Why Start Ups fail to achieve their Dreams– A view from outside

Why Start Ups fail to achieve their Dreams– A view from outside

Debashish Sen

Director Business Transformation & CEO, Accelot Business Services


After a long stint with large corporates in managing businesses, over the past few months I have been interacting and advising some startups. It was an interesting change from the structured and focused corporate world. I came across bright energetic people with lots of innovation and creativity and some brilliant product ideas; working hard to fulfill their dreams, more often, in a totally unknown, undefined, unstructured environment.

Many of them had even managed to get a seed round funding.

So with a brilliant product plan, some funds to get moving and with lots of hope in their hearts, they start their dream projects. In most cases, they have a successful build up of the product. But that’s where they seem to get stuck!

Few Startups manage to scale up well

When I sat back to look at the overall startup scenario in the country, a few things struck me.

  1. 99% of Start Ups seem to fail. It’s a guess, but I may not be too far off the mark.
  2. Out of the 1% who survive, 0.75% may grow to turnovers of $30 mn – $50 mn. The initial success gives them enough fire in their belly to drive for growth to higher levels. But most of them start struggling at this point, figuring out how to grow further and in the process, waste time hiring and firing senior team members, without any tangible results !!!
  3. Only 0.25% make it really big; they create a strong brand, build great momentum and become the focus of all media, market and investor attention.

Key differentiators of successful startups

So what differentiates this 0.25% from the rest?

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My understanding, after talking to both, the successful and struggling startups, is as follows.

  1. 99% of the start ups exhaust their funds while creating their products. They are extremely emotional about their products and get so involved that they do not start business development activities early enough.
  2. While their business plans may carry phase wise sales targets, they are unable to create the right “Go To Market” Strategy for their product line – Should they go B2B or B2C ; Direct sales or distribution driven? No clear answers exist, mainly due to lack of adequate business experience.
  3. And by the time they have figured the right “Go to Market” strategy, they have exhausted their funds to execute the sales plan. The initial investors lose confidence and are not ready to fund further since they have not achieved their phase wise target.

The Successful Start Ups, on the other hand, seem to do things different.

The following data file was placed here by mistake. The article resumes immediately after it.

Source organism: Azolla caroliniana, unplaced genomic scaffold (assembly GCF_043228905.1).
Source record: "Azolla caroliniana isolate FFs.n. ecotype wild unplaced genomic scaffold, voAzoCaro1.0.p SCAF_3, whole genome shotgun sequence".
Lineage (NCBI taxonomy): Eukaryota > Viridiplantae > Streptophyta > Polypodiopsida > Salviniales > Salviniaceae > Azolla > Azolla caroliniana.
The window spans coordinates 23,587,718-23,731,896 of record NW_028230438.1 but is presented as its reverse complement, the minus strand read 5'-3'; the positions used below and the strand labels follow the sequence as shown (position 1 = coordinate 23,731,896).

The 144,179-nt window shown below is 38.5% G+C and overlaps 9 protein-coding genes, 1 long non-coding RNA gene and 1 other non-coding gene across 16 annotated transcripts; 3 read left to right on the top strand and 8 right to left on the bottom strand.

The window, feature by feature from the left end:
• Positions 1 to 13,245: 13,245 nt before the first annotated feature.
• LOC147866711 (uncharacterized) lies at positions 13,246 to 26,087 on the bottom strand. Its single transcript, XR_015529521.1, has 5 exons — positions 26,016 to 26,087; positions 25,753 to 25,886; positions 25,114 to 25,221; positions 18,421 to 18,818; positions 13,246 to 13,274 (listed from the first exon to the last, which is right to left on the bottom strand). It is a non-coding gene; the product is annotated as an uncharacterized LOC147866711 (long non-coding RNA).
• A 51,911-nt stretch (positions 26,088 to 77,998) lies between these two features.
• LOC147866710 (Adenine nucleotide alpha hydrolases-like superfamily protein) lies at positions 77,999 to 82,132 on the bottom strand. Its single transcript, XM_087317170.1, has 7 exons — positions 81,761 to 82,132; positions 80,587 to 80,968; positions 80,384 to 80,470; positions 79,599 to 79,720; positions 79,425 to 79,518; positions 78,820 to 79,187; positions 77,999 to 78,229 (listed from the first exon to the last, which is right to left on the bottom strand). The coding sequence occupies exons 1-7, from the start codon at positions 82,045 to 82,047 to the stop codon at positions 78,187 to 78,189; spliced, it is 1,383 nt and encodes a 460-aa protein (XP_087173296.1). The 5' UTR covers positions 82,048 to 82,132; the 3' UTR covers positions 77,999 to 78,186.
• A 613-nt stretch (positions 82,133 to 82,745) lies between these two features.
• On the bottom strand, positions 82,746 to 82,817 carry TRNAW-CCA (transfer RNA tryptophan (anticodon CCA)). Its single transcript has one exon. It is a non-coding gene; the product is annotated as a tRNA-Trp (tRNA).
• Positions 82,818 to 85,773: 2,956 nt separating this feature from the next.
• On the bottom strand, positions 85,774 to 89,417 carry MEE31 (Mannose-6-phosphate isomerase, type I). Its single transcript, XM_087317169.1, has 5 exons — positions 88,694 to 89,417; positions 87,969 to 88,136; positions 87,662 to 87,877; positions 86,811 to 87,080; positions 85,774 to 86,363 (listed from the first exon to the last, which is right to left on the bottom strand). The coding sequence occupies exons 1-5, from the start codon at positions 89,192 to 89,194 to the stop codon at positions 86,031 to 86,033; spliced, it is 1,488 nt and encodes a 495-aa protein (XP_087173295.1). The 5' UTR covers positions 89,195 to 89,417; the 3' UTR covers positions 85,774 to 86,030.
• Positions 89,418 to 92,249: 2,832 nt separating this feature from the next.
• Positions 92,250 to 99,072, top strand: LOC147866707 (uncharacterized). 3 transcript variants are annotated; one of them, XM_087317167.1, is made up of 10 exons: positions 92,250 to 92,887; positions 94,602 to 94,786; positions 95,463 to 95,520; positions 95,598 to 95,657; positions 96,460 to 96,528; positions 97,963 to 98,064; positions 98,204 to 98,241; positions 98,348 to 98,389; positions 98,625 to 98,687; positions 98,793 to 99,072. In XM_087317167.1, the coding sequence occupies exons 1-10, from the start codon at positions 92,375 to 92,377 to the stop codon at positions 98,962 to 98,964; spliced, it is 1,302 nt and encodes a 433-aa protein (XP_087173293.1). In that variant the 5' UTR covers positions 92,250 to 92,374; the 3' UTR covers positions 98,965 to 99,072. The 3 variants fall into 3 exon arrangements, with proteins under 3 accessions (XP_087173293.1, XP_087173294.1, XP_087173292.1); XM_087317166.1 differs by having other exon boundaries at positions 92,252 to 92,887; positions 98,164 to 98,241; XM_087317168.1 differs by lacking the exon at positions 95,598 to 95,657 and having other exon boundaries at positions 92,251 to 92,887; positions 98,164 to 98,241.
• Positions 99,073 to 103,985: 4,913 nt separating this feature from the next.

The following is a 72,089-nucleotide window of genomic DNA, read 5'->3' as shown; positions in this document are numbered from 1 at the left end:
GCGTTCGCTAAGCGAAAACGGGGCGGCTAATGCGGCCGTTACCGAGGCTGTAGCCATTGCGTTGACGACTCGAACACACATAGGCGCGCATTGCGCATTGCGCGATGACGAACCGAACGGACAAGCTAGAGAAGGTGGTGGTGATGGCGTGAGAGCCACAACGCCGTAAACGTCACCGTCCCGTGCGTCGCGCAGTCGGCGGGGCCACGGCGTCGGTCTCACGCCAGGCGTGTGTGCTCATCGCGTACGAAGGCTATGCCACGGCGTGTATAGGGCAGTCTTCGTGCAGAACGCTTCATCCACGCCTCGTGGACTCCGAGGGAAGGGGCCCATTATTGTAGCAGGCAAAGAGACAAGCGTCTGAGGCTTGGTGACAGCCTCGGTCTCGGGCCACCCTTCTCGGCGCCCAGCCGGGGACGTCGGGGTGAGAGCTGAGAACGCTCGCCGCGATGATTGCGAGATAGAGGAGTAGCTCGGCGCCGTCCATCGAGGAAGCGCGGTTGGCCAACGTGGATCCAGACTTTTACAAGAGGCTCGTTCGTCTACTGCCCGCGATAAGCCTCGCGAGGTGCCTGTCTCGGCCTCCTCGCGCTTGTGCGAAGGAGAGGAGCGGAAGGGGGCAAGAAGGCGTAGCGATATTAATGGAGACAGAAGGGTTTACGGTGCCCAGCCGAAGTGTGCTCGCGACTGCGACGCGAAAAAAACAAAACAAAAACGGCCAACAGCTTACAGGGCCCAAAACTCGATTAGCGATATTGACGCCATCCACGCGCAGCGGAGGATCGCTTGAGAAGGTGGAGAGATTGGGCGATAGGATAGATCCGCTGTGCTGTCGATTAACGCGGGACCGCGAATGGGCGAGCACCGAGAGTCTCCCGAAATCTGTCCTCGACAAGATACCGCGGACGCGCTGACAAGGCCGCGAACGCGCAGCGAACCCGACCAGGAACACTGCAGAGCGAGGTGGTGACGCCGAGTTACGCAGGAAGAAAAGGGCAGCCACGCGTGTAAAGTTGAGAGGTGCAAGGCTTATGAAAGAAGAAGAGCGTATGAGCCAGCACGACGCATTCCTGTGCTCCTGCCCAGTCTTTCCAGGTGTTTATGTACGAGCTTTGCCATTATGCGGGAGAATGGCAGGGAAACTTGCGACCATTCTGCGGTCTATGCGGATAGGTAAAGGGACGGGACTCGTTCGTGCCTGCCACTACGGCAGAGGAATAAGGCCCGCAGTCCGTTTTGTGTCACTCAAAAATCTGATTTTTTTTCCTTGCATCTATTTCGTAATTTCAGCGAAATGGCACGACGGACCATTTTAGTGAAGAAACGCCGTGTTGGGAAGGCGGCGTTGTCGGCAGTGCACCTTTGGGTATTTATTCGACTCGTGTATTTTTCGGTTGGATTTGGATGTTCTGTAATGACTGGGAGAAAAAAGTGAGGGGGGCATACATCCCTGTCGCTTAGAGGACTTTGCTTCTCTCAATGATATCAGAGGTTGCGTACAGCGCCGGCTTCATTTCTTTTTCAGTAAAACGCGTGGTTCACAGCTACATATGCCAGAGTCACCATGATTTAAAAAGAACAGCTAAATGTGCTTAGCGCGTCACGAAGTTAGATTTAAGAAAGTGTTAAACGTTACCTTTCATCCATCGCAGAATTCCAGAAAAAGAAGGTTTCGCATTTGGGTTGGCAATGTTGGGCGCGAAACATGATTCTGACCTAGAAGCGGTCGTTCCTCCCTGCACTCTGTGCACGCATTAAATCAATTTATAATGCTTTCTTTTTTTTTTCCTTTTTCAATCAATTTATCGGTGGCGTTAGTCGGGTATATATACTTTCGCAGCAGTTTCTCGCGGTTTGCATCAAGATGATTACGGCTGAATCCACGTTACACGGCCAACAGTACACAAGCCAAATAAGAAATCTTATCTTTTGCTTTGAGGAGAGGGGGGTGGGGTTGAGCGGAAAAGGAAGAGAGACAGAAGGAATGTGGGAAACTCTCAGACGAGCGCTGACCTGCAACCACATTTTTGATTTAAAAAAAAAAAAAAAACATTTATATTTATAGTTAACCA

• They keep at least 50% of their initial funding to create a robust Go To Market Strategy and Execute that strategy on ground.
  • They work out the Sales Strategies in parallel to product development and thus save time. They get outside help and perspectives to understand the market and competitive scenario. They discuss and consult with key industry players at length and incorporate their advise, instead of holding all their cards to their chests.
  • They work out which markets to penetrate and which organizations to approach, in a logical way and have clear 3 – 6 – 9 – 12 month mile stones. They have clear contingency plans and shift their Go To Market to plan B or C if they don’t achieve their desired results in their respective milestone deadline.
  • The successful ones are also those, who are willing to challenge status quo in their businesses and are willing to experiment and change as they start growing. They realize that whatever formula has given them growth in the past might not translate into growth in the future. Plans need to be revisited and reworked time and again depending on market dynamics and competitive landscape.

To summarize – here are some key inputs startups could keep in mind –

  1. Well thought out and well defined short and long-term business goals
  2. Reasonable market research and inputs from experienced individuals
  3. Well identified target market segments
  4. A realistic sales achievement plan
  5. Enough funds set aside to execute sales & marketing efforts
  6. Plan B and C to back up the main plan
  7. A well thought out plan to counter/avoid competition that may come up
  8. Best use of resources- stay cost conscious and conserve funds till a little beyond take off point

Mr./Ms. Start Up- You have shown courage – You Dreamt, You Dared – Now plan and execute well to achieve your dreams!

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